Very dirty sheaths: Horses with heavy buildups may benefit from pre-cleaning treatments, especially if the penis is irritated and material is tightly adherent to the penis and sheath. Rinse as above to remove the loose debris, then coat heavily with either K-Y jelly or aloe vera gel (both water-soluble). Leave on for 10 to 20 minutes, rinse and proceed with cleaning as above. These two products are very gentle to the tissues and won’t cause any irritation like soaps or even herbals can. Mineral oil or petroleum jelly are sometimes recommended for pre-cleaning softening, but these are messy and difficult to wash off.
Infections: If the sheath is swollen and hot, or you find the penis and inner sheath are inflamed, cleaning is the first step. Be careful to make certain the entire sheath, including the deepest portions, is examined closely for any foreign material like small sticks. A thorough cleaning often resolves the problem. If the swelling and heat do not resolve, consult your vet.
We’ve found that a few days treatment of filling the sheath with dilute Betadine solution and holding it shut for 5 minutes before allowing it to drain will clear most persistent infections. Use plain or distilled water, pour out about 5 ounces from a gallon jug and replace with 5 ounces of 3 to 5% Betadine solution.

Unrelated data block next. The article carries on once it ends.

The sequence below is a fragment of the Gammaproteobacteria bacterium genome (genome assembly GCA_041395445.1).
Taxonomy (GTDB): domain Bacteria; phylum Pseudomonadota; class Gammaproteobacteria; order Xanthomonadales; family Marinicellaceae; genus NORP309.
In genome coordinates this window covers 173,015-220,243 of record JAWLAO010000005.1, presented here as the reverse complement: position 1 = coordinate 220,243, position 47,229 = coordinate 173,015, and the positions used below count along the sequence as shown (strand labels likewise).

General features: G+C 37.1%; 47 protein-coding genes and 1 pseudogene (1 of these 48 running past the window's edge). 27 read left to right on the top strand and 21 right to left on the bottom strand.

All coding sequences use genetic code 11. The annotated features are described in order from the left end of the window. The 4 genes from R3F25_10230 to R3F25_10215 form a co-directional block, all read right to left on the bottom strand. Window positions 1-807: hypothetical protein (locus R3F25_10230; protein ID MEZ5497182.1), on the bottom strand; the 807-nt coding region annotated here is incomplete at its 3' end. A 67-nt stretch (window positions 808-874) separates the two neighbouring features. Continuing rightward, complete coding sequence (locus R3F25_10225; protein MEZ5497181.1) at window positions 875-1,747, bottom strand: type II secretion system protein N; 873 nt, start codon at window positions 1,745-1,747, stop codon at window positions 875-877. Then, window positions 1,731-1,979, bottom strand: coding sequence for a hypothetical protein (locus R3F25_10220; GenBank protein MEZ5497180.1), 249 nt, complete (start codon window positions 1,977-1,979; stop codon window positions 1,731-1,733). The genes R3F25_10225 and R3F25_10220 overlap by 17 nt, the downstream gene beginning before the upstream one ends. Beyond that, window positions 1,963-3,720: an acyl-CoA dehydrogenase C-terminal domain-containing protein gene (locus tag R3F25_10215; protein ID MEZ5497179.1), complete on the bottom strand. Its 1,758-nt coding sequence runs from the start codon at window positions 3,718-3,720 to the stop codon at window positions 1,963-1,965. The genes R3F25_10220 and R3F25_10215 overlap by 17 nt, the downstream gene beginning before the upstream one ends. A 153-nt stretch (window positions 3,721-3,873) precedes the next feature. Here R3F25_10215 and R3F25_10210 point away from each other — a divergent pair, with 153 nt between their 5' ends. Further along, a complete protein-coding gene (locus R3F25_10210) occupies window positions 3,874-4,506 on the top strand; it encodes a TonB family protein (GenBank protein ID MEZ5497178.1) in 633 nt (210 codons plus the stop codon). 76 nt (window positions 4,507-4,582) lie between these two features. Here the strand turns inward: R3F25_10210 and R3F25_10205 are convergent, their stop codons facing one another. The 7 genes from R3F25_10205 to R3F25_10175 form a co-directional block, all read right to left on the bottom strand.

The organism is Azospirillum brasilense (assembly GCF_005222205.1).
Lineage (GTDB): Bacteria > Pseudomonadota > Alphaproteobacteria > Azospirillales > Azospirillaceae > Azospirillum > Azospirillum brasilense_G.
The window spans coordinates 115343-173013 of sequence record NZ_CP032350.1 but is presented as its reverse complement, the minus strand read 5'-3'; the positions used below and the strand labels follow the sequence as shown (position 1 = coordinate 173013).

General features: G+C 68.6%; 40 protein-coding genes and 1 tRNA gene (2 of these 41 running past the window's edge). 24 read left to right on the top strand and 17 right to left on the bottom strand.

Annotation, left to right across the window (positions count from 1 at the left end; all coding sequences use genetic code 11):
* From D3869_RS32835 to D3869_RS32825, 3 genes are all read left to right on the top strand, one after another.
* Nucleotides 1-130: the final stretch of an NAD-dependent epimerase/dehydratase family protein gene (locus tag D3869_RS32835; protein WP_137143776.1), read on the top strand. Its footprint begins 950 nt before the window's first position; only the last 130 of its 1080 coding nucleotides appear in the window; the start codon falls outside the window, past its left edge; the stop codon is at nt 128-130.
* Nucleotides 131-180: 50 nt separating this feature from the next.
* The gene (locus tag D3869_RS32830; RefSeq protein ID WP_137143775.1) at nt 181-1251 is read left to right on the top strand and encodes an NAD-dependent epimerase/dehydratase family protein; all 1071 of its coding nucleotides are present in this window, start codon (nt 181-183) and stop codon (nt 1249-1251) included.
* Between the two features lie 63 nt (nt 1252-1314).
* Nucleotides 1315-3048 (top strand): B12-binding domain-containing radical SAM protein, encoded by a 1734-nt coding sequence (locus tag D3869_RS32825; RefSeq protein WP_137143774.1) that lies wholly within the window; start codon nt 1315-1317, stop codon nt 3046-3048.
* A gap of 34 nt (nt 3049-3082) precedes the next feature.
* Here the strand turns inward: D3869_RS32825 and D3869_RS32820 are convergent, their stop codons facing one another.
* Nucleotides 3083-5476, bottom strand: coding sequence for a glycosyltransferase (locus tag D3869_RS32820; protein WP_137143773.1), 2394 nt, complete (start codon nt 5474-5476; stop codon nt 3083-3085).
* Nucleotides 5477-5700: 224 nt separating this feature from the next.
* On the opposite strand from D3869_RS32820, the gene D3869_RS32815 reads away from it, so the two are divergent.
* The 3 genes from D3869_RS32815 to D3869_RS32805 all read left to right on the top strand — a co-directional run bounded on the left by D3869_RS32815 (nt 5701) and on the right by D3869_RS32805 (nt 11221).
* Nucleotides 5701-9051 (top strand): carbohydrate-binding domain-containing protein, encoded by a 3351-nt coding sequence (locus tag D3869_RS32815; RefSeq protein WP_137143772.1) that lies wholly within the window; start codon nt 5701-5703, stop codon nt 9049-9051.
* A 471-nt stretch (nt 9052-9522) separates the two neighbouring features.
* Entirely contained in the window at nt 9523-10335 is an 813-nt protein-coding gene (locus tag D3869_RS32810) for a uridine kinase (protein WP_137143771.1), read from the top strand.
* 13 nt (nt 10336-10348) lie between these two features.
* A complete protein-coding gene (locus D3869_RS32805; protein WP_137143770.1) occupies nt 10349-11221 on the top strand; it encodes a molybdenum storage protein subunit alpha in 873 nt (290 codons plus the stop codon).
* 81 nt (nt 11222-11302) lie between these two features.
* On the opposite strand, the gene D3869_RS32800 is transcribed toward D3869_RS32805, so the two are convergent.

No Water Available: If you don’t have warm running water and the horse won’t tolerate cold (not that we’d blame him!), try applying a thick layer of K-Y jelly or aloe vera gel, wait 10 minutes then wipe off with moistened paper towels (do NOT use cotton, the fibers will stick). This can work well when buildups aren’t heavy, but for very dirty sheaths you may need to repeat several times. Any residue left behind will also eventually dry up and flake.
Sensitive to Tea-Tree Oil: All the commercial cleaners contain tea-tree oil, which helps with softening collections and is both antifungal and antibacterial. However, some horses are sensitive to it. If so, try cleaning with Dawn dish soap, baby shampoo or a gentle shampoo, like Corona, instead. Put a small amount in the palm of your hand and work into a lather before applying. Also be sure to rinse well with plenty of warm water.
Insulin Resistance And Swollen Sheaths: For reasons that aren’t clear, geldings with insulin resistance often develop large, swollen sheaths and heavy accumulations of smegma. The swelling in most cases is fat, which may lead to more folds in the sheath to catch smegma or it may be that they overproduce it. In any case, the sheath swelling won’t resolve with cleaning, but once the insulin resistance is brought under good control it’ll go down to normal size.
Commercial sheath-cleaning products are inexpensive and a wise purchase because they do a better job at loosening greasy/waxy buildups than plain soap. Our top performers for cleaning were Excaliber and Triple J. Excaliber is the Best Buy, but Triple J gets our first-choice nod due to its easier rinsing and better moisturizing. If your horse is easily irritated or dried by soaps, try Equispa.